I keep harping on the matter of science, despite its imperfections, because there are some ways in which academia and activism do not mix.  Well, there is one big way, and that is when scholars shirk standards of ethical, empirically- and theoretically-based science all together.

The scandal surrounding a 2012 study by University of Texas Austin sociologist, Mark Regnerus, has been at the background throughout my public dialogue on activism and academia.  Since this story first emerged as I entered the job market, I decided to stay silent on the scandal.  And, even once I secured a job, things had grown to a level that I felt it was best to let those protected by tenure to chime in.  But, this case is likely the example of the concern that skeptics have raised.

Besides my fear of professional consequences, a further complication is the concern that calls for academic freedom must acknowledge that the political pendulum swings both ways.  If I wish to have more space for scholars to blog, speak to the media, and use their research for public “good,” I must recognize that some will be doing so for causes that are not my own, or are even counter to mine.  Sure, Regnerus should be free to blog (as he does), no matter his conservative views.

But, this case stands out because there is evidence that he did not draw upon existing theory and research throughout his research design (namely, how he defined “families with lesbian parents“).  Further, to some extent, the peer review process was usurped.  Even if this paper was not used in political efforts to oppose same-gender marriage, this is simply bad science.

The harmful mix of this bad science and his conservative activism is further apparent in the use of this study (which should have been retracted all together) to encourage the US Supreme Court to deny legal recognition of same-gender couples.  Even when the American Sociological Association spoke for the discipline to say there is no empirical evidence to cause concern for the well-being of children of LGBT parents, he co-signed on an amicus brief that said otherwise, largely based on his and another flawed study.  Unfortunately, his singular voice and study were reframed in the actual SCOTUS case as evidence that sociologists have yet to reach a consensus on LGBT families.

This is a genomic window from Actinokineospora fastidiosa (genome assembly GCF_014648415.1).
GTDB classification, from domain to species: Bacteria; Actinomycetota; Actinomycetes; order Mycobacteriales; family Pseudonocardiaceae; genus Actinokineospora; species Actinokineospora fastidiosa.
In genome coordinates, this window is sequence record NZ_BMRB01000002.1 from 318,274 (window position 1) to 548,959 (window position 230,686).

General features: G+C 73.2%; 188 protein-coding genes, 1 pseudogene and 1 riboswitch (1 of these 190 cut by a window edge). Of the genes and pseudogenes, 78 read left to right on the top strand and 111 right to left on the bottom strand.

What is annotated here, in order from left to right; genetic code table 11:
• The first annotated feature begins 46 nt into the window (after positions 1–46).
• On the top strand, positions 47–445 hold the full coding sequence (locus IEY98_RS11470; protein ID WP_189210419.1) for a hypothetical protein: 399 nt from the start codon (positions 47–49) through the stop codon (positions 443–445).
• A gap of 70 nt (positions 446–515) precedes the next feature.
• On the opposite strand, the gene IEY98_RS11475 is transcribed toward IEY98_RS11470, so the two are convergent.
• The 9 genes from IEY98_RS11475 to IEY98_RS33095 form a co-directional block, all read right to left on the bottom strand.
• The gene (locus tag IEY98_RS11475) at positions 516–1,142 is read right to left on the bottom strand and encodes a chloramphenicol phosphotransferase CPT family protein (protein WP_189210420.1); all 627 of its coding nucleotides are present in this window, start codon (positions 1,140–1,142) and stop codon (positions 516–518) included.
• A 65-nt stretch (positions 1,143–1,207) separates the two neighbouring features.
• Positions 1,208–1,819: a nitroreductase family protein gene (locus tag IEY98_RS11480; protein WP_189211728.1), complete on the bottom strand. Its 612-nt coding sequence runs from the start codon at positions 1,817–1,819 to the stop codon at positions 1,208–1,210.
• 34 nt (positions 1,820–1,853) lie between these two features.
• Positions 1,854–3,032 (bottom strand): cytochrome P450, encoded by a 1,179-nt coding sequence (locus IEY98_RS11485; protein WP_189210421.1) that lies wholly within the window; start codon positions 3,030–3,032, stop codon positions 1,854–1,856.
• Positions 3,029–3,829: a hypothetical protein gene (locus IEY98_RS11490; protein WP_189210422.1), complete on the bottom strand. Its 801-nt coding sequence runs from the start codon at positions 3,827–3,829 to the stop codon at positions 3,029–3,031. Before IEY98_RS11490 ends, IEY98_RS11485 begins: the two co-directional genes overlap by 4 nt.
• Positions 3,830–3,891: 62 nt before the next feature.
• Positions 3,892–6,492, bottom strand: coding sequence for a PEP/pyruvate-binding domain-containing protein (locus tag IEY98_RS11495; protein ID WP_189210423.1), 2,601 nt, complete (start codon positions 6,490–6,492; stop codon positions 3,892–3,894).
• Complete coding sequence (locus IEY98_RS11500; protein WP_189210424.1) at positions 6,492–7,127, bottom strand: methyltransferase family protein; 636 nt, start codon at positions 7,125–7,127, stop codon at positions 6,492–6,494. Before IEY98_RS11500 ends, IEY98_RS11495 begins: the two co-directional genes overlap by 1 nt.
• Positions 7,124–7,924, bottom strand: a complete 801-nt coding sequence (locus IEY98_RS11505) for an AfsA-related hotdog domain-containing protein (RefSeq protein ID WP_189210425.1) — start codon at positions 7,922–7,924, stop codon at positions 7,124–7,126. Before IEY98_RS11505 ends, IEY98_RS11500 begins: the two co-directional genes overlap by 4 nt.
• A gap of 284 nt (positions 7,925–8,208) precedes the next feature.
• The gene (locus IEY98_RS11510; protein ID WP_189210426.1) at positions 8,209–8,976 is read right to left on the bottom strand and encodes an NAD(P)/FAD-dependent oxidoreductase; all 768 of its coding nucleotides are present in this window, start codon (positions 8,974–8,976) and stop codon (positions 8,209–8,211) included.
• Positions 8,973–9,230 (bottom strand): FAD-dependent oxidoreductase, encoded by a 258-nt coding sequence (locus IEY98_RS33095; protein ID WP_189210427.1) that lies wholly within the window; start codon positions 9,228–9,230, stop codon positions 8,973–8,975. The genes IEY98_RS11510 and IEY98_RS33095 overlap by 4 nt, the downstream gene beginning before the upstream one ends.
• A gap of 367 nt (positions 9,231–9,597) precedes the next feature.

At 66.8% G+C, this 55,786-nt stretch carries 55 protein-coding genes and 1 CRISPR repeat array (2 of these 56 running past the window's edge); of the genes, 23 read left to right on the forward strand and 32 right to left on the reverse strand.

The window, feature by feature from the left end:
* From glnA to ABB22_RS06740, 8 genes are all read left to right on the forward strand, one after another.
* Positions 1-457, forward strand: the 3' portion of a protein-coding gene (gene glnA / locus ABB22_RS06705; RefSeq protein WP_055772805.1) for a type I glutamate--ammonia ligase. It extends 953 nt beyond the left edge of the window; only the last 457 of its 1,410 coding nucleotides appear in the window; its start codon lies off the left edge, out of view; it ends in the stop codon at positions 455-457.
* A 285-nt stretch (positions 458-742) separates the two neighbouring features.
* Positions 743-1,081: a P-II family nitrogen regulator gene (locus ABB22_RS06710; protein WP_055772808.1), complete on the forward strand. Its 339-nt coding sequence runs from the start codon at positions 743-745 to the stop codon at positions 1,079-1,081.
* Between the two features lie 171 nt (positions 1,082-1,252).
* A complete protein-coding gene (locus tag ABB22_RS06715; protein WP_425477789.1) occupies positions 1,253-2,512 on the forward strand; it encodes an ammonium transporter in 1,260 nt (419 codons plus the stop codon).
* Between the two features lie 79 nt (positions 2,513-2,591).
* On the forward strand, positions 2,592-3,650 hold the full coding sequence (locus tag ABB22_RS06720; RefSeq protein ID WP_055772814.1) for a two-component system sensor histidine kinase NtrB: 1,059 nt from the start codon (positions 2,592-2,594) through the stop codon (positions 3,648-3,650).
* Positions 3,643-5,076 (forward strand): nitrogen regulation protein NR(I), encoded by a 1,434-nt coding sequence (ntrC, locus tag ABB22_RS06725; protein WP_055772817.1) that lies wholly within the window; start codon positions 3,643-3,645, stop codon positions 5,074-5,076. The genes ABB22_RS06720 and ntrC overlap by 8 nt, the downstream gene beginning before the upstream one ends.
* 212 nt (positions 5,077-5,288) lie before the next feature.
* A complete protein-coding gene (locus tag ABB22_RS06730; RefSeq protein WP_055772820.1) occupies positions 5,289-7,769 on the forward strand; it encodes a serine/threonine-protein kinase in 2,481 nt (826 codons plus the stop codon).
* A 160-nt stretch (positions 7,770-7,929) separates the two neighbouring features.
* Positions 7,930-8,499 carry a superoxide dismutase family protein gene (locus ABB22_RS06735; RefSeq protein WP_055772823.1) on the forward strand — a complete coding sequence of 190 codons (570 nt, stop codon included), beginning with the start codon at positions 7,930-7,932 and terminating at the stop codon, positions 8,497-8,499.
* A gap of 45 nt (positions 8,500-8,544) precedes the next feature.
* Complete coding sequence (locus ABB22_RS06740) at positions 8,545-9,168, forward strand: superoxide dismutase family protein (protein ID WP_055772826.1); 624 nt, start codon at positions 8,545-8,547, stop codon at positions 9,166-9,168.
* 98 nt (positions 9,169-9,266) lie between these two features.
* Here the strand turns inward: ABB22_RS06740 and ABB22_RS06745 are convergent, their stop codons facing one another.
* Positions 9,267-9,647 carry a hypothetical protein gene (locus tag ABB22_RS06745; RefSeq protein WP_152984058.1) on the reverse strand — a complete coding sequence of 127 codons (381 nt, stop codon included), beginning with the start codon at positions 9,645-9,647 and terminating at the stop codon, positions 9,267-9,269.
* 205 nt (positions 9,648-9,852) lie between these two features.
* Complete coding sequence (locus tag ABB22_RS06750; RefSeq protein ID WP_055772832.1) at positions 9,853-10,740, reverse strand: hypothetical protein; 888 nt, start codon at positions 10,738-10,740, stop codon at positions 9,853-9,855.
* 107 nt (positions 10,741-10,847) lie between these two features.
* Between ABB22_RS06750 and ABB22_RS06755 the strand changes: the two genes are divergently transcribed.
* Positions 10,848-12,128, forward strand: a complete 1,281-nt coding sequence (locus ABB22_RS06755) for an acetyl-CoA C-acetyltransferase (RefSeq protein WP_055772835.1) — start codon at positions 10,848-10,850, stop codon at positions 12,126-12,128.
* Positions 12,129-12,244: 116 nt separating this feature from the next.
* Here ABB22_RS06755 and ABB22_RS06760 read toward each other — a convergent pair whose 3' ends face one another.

Bad science + activism = public harm.  The peer review process should have prevented the study from ever being published.  And, in being responsible scholars, greater effort should have been made to balance supposed mixed findings: 50 studies say X, but, there is one that says not X; here’s why we the latter study is important (or not).  (The ASA brief did this, and further stressed why Regnerus’s study is flawed and irrelevant to LGBT families.  Regnerus et al. did not do this in their brief to the Supreme Court.)